The Meaning of Everything
The Story of the Oxford English Dictionary
by Simon Winchester
Oxford University Press, 260 pp., $25
IN "THE MEANING OF EVERYTHING," Simon Winchester takes as his subject the making of the "Oxford English Dictionary" and its eccentric editors and even more eccentric contributors, the Victorian working conditions and privileges that supported those who worked on it, and its triumphant publication in spite of vigorous and frequently bizarre obstacles.
That it ever got done at all is a great achievement. English has more words than any other language--for various historical reasons, beginning with the fact that the British Isles were successively colonized by Celts, Romans, Angles and Saxons, Danes, and the Norman French. Individually, each language contributed words to modern English--Anglo-Saxon and French, more; Celtic (breeches, pool) and Latin (wine, butter, pepper, inch) less. And taken together, these sources combined to help establish the distaste in English for synonyms.
Among linguists, in fact, English is notorious for this phenomenon of desynonymization, in which each word brought into the language means something more, often much more, particular than it did in its original. Thus, for example, studio and study both come from the Latin word studium (via Italian and French, respectively) and both mean "a place to do mental work." In any sensible language, that would be the end of it. But English can't stand for two words to mean the same thing, and so we distinguish the words into rooms for two different species of mental work. As a result of this desynonymizing process, there are no true synonyms in the English language--except, it is said, for furze and gorse. Such particularity drives nonnative speakers crazy. Indeed, the ordinary English speaker needs at least twice as many words in his active vocabulary as speakers of other European languages.
The diverse vocabulary of English resulting from its various colonizers was augmented during the Renaissance by scholars' and artists' determination to bring into the language as many new words from Latin and Greek as possible in order to achieve the "rebirth of learning."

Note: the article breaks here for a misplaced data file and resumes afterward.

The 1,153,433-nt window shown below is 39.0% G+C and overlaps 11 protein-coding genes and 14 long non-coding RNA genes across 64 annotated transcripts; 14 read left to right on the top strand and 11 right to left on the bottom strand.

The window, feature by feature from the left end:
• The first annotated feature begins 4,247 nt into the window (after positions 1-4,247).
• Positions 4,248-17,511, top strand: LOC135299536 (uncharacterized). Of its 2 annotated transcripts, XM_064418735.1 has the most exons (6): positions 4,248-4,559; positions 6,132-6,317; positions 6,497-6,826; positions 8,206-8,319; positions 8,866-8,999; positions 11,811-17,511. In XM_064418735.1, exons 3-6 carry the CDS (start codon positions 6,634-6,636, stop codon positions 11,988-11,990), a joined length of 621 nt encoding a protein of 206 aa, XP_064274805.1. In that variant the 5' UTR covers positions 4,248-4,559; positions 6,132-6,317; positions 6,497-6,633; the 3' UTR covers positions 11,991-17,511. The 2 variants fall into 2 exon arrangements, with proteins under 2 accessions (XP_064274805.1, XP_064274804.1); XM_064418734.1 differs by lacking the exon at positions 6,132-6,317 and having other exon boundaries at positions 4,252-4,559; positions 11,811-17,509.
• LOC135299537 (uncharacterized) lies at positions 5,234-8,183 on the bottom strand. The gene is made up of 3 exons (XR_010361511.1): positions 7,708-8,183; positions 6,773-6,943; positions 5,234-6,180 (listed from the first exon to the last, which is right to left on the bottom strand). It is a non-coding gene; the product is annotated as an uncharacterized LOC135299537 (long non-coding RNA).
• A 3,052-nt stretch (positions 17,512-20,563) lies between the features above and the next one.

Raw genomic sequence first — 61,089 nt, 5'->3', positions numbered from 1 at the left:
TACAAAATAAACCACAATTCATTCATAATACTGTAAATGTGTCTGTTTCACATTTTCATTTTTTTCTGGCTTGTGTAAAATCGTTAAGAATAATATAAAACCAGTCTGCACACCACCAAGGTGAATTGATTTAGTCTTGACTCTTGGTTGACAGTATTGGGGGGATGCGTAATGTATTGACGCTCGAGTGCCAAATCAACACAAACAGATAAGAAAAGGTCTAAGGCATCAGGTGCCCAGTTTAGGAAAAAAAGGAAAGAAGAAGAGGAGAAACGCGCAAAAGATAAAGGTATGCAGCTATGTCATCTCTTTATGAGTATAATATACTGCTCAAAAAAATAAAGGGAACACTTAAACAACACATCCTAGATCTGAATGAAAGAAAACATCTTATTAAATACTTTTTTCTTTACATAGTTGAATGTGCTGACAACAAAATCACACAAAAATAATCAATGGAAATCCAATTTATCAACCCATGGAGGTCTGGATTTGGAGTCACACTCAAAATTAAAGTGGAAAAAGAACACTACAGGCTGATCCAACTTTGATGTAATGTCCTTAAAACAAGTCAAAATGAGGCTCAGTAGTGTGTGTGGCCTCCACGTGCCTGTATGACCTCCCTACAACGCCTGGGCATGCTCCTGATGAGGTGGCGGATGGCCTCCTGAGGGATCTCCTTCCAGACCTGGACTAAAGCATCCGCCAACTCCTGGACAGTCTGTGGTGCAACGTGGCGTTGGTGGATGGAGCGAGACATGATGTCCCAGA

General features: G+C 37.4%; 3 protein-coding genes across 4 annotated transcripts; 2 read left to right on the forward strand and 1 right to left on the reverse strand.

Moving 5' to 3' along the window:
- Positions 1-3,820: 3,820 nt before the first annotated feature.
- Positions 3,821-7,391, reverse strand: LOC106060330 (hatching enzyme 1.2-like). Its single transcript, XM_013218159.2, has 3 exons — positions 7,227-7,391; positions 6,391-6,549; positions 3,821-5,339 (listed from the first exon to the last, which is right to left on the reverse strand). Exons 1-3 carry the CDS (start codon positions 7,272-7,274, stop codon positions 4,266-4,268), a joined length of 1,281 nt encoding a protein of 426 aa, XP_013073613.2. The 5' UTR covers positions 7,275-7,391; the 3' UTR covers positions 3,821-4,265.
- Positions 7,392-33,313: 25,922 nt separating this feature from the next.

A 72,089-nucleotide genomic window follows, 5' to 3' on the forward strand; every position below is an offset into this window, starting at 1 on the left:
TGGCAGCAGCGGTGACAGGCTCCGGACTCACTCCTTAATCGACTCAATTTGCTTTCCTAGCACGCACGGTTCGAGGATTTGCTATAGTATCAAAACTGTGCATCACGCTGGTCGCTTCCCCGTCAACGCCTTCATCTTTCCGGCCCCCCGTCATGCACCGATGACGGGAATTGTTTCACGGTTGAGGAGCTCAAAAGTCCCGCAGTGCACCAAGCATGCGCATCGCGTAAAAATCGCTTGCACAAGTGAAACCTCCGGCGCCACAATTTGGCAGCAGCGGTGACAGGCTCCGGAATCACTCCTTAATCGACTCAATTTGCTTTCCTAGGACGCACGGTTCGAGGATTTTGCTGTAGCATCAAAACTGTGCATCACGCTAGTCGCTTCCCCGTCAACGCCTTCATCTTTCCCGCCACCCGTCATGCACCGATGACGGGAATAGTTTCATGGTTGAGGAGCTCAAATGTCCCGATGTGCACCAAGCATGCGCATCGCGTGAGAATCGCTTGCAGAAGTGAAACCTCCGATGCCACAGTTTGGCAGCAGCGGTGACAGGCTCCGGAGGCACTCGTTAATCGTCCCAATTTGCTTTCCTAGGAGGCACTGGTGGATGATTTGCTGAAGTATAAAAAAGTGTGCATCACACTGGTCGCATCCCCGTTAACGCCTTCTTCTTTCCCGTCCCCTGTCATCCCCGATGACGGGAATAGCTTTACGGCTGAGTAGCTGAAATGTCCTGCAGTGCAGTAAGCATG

Curiously, English greatly expanded its vocabulary at the same time as the French were attempting to cast out all "foreign" words as a part of their rebirth of learning. Thus, the single word conscience in modern French serves where English demands three different words: consciousness, conscience, and conscientiousness--a three-to-one difference between the two languages, which is about what the average speaker in each would use.
English has continued to bring foreign words into the language as a matter of habit, helped by the British imperial conquests and the spread of American commerce. Meanwhile, as James Murray, editor of the first edition of the "Oxford English Dictionary," remarked in his article on the "English Language" for the "Encyclopaedia Britannica," words that were once technical words seem to pass naturally into common use: "Ache, diamond, stomach, comet, organ, tone, ball, carte are familiar, once-technical. Commercial, social, artistic or literary contact has also led to the adoption of numerous words from modern European languages. . . . Thus from French soirée, séance, dépôt, débris, programme, prestige; from Italian bust, canto, folio, cartoon, concert, regatta, ruffian; from Portuguese caste, palaver; from Dutch yacht, skipper, schooner, sloop."
AND YET, despite these natural English tendencies, no one, not even its originators and editors, guessed that English contained hundreds of thousands of words--until the "Oxford English Dictionary" finally put out its first edition in 1928. All previous incarnations of the English dictionary--a new literary form started in the seventeenth century--depended largely upon the author's command of words. Even Samuel Johnson's great 1755 dictionary, a household staple in England for two centuries, was founded essentially on the words Johnson knew as an educated man (with a little help from his friends).
The "Oxford English Dictionary" proposed instead to register all the words in the language. And so the editors recruited volunteers to peruse books, pamphlets, periodicals, and technical writings from the earliest days of modern English. The material to be read was divided into three periods: 1250-1526, 1526-1674 (here Cruden's "Concordance" to the King James Bible was invaluable), and 1674 to the present. Thus, it was thought, one could find lines illustrating every word in each of its senses, including the earliest sense of the word when it came into the language.